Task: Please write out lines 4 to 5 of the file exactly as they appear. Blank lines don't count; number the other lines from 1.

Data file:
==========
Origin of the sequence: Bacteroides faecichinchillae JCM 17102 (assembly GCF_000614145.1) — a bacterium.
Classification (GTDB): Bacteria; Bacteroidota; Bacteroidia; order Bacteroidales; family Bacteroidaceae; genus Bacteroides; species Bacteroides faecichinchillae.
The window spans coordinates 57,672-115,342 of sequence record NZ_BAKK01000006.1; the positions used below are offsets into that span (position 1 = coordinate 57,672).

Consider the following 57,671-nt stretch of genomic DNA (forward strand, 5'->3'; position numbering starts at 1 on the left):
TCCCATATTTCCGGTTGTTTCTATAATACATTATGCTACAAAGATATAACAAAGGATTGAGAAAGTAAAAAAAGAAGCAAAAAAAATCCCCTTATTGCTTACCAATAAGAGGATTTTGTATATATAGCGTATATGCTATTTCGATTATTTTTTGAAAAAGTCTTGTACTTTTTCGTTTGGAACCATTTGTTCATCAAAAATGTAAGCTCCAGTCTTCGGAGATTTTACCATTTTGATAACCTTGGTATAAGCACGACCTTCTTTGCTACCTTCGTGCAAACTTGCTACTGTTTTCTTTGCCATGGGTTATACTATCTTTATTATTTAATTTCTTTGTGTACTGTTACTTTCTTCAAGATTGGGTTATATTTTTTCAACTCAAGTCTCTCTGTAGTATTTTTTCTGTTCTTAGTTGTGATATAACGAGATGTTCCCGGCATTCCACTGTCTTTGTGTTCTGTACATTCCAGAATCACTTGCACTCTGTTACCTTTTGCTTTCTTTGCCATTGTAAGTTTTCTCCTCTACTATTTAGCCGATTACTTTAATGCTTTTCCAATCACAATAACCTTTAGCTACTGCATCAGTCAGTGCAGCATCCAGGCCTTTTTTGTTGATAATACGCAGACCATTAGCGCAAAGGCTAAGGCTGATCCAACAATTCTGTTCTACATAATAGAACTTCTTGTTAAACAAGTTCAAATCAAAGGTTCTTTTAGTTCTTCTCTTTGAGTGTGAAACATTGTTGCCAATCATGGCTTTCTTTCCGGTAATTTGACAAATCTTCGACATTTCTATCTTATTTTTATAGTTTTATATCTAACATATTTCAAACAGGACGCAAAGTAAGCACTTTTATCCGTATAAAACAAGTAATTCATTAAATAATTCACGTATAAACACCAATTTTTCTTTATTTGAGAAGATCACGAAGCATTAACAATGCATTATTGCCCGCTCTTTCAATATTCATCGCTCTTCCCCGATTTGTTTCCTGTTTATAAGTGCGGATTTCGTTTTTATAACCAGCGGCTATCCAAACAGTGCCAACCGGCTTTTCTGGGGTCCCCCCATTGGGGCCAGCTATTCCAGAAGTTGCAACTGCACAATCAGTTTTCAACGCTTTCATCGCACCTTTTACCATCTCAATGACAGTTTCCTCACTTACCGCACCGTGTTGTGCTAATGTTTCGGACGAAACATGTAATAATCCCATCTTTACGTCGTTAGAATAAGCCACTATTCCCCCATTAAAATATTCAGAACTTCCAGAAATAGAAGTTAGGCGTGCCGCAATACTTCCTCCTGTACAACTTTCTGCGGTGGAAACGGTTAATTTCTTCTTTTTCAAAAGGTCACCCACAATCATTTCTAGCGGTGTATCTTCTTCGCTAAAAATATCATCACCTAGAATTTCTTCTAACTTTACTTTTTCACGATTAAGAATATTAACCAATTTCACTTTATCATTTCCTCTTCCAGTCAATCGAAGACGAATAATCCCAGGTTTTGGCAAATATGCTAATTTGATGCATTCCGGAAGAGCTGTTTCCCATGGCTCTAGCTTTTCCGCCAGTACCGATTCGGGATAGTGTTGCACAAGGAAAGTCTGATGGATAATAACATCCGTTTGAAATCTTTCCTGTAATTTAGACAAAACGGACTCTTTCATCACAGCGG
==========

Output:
Consider the following 57,671-nt stretch of genomic DNA (forward strand, 5'->3'; position numbering starts at 1 on the left):
TCCCATATTTCCGGTTGTTTCTATAATACATTATGCTACAAAGATATAACAAAGGATTGAGAAAGTAAAAAAAGAAGCAAAAAAAATCCCCTTATTGCTTACCAATAAGAGGATTTTGTATATATAGCGTATATGCTATTTCGATTATTTTTTGAAAAAGTCTTGTACTTTTTCGTTTGGAACCATTTGTTCATCAAAAATGTAAGCTCCAGTCTTCGGAGATTTTACCATTTTGATAACCTTGGTATAAGCACGACCTTCTTTGCTACCTTCGTGCAAACTTGCTACTGTTTTCTTTGCCATGGGTTATACTATCTTTATTATTTAATTTCTTTGTGTACTGTTACTTTCTTCAAGATTGGGTTATATTTTTTCAACTCAAGTCTCTCTGTAGTATTTTTTCTGTTCTTAGTTGTGATATAACGAGATGTTCCCGGCATTCCACTGTCTTTGTGTTCTGTACATTCCAGAATCACTTGCACTCTGTTACCTTTTGCTTTCTTTGCCATTGTAAGTTTTCTCCTCTACTATTTAGCCGATTACTTTAATGCTTTTCCAATCACAATAACCTTTAGCTACTGCATCAGTCAGTGCAGCATCCAGGCCTTTTTTGTTGATAATACGCAGACCATTAGCGCAAAGGCTAAGGCTGATCCAACAATTCTGTTCTACATAATAGAACTTCTTGTTAAACAAGTTCAAATCAAAGGTTCTTTTAGTTCTTCTCTTTGAGTGTGAAACATTGTTGCCAATCATGGCTTTCTTTCCGGTAATTTGACAAATCTTCGACATTTCTATCTTATTTTTATAGTTTTATATCTAACATATTTCAAACAGGACGCAAAGTAAGCACTTTTATCCGTATAAAACAAGTAATTCATTAAATAATTCACGTATAAACACCAATTTTTCTTTATTTGAGAAGATCACGAAGCATTAACAATGCATTATTGCCCGCTCTTTCAATATTCATCGCTCTTCCCCGATTTGTTTCCTGTTTATAAGTGCGGATTTCGTTTTTATAACCAGCGGCTATCCAAACAGTGCCAACCGGCTTTTCTGGGGTCCCCCCATTGGGGCCAGCTATTCCAGAAGTTGCAACTGCACAATCAGTTTTCAACGCTTTCATCGCACCTTTTACCATCTCAATGACAGTTTCCTCACTTACCGCACCGTGTTGTGCTAATGTTTCGGACGAAACATGTAATAATCCCATCTTTACGTCGTTAGAATAAGCCACTATTCCCCCATTAAAATATTCAGAACTTCCAGAAATAGAAGTTAGGCGTGCCGCAATACTTCCTCCTGTACAACTTTCTGCGGTGGAAACGGTTAATTTCTTCTTTTTCAAAAGGTCACCCACAATCATTTCTAGCGGTGTATCTTCTTCGCTAAAAATATCATCACCTAGAATTTCTTCTAACTTTACTTTTTCACGATTAAGAATATTAACCAATTTCACTTTATCATTTCCTCTTCCAGTCAATCGAAGACGAATAATCCCAGGTTTTGGCAAATATGCTAATTTGATGCATTCCGGAAGAGCTGTTTCCCATGGCTCTAGCTTTTCCGCCAGTACCGATTCGGGATAGTGTTGCACAAGGAAAGTCTGATGGATAATAACATCCGTTTGAAATCTTTCCTGTAATTTAGACAAAACGGACTCTTTCATCACAGCGG